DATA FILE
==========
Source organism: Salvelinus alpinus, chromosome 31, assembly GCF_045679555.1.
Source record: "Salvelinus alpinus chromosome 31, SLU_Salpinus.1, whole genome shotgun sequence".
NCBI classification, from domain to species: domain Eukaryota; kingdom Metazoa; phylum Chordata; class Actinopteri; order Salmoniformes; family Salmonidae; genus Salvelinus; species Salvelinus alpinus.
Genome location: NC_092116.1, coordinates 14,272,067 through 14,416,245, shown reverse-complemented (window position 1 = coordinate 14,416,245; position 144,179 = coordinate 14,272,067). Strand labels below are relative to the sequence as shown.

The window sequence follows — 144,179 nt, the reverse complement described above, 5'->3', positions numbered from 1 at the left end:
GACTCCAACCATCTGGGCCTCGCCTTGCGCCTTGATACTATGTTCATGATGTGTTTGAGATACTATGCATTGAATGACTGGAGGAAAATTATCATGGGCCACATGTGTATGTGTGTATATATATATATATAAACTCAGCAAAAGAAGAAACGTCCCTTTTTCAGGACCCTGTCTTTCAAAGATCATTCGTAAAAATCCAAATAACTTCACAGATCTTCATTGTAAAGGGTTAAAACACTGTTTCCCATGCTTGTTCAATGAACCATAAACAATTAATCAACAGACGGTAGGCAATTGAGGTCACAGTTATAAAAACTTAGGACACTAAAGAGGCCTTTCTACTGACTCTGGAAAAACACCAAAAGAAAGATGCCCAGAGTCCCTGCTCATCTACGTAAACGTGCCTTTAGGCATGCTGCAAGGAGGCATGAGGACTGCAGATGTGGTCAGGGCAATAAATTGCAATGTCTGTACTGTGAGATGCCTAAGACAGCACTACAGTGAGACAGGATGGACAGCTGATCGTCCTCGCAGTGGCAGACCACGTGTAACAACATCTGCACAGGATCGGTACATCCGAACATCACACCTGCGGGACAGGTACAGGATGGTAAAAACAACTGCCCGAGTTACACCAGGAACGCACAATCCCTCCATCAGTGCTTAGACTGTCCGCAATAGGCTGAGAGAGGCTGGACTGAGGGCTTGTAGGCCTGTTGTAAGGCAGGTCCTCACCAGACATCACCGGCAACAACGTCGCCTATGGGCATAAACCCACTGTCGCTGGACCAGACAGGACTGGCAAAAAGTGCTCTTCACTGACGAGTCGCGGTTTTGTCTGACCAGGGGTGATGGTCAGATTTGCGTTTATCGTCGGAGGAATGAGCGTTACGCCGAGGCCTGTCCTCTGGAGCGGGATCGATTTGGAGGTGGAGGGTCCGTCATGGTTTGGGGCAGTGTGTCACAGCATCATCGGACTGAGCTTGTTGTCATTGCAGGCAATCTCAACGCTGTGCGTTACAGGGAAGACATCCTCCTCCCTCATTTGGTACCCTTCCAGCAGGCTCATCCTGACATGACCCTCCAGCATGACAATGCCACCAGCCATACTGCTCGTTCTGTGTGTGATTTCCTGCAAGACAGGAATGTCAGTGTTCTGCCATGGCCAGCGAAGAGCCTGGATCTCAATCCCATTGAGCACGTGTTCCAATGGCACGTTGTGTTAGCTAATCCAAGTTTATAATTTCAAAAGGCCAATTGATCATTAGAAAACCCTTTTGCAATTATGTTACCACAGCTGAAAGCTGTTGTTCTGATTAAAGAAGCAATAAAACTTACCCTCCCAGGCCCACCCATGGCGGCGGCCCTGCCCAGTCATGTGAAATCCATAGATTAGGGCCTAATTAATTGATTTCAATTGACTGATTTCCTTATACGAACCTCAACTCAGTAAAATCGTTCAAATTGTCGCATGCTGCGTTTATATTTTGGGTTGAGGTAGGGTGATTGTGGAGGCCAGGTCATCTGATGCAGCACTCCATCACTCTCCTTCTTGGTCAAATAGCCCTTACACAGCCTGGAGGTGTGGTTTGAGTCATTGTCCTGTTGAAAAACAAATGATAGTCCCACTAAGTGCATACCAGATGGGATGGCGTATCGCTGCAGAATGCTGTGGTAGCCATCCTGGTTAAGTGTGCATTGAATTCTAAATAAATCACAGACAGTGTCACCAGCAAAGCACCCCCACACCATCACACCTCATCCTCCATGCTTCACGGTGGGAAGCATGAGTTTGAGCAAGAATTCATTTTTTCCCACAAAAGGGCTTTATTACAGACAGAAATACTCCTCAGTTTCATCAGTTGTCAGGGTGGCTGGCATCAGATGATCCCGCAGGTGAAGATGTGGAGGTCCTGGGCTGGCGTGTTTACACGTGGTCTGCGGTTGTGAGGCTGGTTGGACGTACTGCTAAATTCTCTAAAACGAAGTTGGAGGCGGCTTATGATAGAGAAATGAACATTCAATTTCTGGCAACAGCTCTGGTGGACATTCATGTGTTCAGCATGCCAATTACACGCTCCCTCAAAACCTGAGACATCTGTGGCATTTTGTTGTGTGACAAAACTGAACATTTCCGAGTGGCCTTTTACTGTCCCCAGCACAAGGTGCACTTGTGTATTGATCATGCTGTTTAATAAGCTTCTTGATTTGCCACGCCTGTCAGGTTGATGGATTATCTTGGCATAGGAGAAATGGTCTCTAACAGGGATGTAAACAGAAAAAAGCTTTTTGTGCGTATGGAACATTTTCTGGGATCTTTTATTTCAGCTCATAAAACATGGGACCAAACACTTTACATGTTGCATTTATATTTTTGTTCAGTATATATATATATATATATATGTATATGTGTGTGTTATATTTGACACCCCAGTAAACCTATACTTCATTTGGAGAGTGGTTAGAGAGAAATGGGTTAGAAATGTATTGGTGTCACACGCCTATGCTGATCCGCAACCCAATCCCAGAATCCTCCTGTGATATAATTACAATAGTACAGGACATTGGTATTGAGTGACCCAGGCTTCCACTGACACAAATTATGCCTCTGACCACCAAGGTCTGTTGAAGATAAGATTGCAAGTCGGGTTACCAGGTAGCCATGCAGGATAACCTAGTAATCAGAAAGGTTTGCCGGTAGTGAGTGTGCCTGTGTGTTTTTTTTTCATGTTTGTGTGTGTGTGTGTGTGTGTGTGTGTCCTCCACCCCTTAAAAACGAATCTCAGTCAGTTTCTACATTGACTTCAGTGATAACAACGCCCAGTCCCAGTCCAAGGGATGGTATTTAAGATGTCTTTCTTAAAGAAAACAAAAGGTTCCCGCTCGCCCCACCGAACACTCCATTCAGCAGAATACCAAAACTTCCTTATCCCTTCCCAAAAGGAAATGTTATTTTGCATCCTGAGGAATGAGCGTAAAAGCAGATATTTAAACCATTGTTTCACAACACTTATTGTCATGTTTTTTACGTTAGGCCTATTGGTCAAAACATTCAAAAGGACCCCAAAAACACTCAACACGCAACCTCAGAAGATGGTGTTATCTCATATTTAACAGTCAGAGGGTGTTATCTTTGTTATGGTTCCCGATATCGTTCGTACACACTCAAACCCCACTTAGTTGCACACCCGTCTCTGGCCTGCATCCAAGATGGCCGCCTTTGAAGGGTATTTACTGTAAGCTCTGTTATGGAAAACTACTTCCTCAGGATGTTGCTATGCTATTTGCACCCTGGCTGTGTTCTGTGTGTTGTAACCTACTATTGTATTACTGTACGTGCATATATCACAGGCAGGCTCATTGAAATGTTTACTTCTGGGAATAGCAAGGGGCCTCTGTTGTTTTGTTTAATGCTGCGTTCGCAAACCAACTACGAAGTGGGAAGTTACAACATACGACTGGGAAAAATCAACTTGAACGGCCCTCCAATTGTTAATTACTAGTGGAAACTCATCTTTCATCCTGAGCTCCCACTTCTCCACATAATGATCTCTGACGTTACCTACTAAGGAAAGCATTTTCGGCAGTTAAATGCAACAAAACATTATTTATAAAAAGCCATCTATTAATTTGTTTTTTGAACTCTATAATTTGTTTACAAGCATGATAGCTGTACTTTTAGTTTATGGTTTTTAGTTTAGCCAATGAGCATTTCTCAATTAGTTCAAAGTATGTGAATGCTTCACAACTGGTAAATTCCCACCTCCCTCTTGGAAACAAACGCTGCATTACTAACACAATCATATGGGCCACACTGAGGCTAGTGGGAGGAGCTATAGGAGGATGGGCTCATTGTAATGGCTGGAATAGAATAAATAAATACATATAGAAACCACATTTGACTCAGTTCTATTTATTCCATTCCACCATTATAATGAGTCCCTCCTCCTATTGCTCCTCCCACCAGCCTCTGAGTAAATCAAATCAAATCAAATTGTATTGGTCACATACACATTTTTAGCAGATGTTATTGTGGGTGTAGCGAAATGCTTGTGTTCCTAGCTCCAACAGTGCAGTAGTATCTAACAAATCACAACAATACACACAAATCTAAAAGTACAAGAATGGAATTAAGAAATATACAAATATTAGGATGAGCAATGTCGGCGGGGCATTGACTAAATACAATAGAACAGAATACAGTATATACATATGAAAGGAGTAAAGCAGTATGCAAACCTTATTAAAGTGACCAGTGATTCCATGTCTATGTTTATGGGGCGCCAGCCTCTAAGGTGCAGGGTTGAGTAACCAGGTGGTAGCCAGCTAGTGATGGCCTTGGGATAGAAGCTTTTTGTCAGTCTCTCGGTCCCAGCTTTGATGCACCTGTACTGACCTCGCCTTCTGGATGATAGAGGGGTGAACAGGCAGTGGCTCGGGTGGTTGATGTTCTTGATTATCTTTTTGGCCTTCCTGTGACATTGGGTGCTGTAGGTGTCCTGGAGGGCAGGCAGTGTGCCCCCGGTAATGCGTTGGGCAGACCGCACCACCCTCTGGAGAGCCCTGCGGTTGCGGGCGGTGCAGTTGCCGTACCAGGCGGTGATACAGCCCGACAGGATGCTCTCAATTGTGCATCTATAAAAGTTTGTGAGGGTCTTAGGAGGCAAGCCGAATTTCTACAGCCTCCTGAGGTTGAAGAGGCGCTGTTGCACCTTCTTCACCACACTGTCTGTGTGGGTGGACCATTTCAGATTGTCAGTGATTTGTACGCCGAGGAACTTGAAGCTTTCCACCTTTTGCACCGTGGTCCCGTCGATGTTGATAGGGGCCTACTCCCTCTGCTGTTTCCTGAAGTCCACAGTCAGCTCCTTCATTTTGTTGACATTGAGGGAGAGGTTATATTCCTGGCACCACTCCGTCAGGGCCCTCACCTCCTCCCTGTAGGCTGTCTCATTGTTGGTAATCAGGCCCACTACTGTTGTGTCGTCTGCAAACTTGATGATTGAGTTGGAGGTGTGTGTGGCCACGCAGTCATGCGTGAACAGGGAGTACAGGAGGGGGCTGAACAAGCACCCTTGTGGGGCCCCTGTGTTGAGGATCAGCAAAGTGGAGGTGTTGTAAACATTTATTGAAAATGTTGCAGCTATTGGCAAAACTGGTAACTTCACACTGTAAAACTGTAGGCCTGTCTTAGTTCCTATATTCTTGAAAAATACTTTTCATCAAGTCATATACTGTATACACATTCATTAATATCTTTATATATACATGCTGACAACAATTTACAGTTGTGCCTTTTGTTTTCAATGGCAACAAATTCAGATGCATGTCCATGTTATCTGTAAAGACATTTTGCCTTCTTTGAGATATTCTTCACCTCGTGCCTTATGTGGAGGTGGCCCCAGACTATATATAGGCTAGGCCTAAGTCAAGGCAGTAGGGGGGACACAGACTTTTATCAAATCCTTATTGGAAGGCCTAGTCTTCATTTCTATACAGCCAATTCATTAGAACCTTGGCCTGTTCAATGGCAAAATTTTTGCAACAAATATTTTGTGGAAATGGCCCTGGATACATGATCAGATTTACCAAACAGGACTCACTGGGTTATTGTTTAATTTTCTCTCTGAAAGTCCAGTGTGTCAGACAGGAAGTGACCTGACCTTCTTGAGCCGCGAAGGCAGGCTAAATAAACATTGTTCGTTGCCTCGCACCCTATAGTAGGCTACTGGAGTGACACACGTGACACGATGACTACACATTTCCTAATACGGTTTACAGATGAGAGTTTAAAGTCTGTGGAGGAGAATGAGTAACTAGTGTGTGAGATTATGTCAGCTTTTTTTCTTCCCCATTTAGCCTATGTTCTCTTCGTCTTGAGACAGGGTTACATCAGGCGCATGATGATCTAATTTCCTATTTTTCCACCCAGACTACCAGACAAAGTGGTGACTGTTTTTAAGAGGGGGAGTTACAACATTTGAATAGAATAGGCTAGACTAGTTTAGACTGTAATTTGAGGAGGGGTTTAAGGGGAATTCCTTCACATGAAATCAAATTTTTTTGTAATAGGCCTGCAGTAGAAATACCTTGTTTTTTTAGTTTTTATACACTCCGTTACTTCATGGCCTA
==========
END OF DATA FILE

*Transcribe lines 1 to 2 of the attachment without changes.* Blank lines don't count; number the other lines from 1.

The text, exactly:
Source organism: Salvelinus alpinus, chromosome 31, assembly GCF_045679555.1.
Source record: "Salvelinus alpinus chromosome 31, SLU_Salpinus.1, whole genome shotgun sequence".